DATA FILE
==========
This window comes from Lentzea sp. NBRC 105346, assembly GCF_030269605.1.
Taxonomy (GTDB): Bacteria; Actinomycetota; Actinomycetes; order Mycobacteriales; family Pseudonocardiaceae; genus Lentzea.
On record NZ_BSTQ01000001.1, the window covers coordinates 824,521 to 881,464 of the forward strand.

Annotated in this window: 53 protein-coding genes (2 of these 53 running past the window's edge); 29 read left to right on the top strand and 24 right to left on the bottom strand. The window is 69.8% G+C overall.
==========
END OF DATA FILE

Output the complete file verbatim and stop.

This window comes from Lentzea sp. NBRC 105346, assembly GCF_030269605.1.
Taxonomy (GTDB): Bacteria; Actinomycetota; Actinomycetes; order Mycobacteriales; family Pseudonocardiaceae; genus Lentzea.
On record NZ_BSTQ01000001.1, the window covers coordinates 824,521 to 881,464 of the forward strand.

Annotated in this window: 53 protein-coding genes (2 of these 53 running past the window's edge); 29 read left to right on the top strand and 24 right to left on the bottom strand. The window is 69.8% G+C overall.